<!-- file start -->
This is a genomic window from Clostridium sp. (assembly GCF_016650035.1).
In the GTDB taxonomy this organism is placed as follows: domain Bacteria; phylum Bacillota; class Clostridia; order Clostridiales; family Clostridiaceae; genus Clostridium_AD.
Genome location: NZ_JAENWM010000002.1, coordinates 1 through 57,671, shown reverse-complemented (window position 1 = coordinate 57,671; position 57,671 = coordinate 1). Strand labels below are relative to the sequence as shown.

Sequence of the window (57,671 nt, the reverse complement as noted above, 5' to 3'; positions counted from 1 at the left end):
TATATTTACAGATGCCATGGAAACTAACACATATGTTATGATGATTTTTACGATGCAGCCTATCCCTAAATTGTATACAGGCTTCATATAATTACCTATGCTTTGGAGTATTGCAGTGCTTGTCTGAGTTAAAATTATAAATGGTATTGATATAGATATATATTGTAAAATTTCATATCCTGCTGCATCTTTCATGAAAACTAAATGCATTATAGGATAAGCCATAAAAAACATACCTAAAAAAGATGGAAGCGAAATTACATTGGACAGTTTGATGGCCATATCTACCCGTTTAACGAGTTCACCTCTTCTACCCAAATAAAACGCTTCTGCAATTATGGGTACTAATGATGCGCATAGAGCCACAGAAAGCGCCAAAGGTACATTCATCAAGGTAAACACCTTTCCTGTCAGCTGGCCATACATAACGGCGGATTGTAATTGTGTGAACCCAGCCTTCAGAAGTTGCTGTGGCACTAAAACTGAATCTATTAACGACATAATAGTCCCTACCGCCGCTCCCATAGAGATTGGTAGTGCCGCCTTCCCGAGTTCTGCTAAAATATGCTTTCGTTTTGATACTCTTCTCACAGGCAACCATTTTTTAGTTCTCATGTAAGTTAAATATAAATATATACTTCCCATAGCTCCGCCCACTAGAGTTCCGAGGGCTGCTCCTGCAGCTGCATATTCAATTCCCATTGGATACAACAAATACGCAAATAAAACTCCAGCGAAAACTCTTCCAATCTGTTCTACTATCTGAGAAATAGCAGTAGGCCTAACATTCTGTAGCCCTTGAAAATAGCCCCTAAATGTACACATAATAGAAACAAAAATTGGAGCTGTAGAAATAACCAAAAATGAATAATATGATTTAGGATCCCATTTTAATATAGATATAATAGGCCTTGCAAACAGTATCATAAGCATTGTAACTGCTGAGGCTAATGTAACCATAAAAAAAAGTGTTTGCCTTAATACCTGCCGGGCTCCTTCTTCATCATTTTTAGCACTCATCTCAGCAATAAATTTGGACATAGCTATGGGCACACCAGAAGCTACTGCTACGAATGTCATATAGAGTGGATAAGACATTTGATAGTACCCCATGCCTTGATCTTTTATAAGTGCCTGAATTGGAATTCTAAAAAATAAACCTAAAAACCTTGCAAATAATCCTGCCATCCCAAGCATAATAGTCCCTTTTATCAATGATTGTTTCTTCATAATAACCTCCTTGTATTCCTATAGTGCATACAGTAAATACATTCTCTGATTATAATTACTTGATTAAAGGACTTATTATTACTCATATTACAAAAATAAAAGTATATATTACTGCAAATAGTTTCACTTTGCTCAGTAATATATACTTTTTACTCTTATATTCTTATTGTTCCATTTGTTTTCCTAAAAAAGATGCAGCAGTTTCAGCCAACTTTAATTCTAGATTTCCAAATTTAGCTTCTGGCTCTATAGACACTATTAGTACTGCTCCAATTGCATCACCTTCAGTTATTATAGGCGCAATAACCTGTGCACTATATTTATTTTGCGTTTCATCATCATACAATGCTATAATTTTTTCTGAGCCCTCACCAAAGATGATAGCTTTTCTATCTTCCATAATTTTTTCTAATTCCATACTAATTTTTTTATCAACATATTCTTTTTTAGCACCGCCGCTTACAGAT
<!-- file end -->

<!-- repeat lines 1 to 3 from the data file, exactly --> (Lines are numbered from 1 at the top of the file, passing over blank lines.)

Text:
This is a genomic window from Clostridium sp. (assembly GCF_016650035.1).
In the GTDB taxonomy this organism is placed as follows: domain Bacteria; phylum Bacillota; class Clostridia; order Clostridiales; family Clostridiaceae; genus Clostridium_AD.
Genome location: NZ_JAENWM010000002.1, coordinates 1 through 57,671, shown reverse-complemented (window position 1 = coordinate 57,671; position 57,671 = coordinate 1). Strand labels below are relative to the sequence as shown.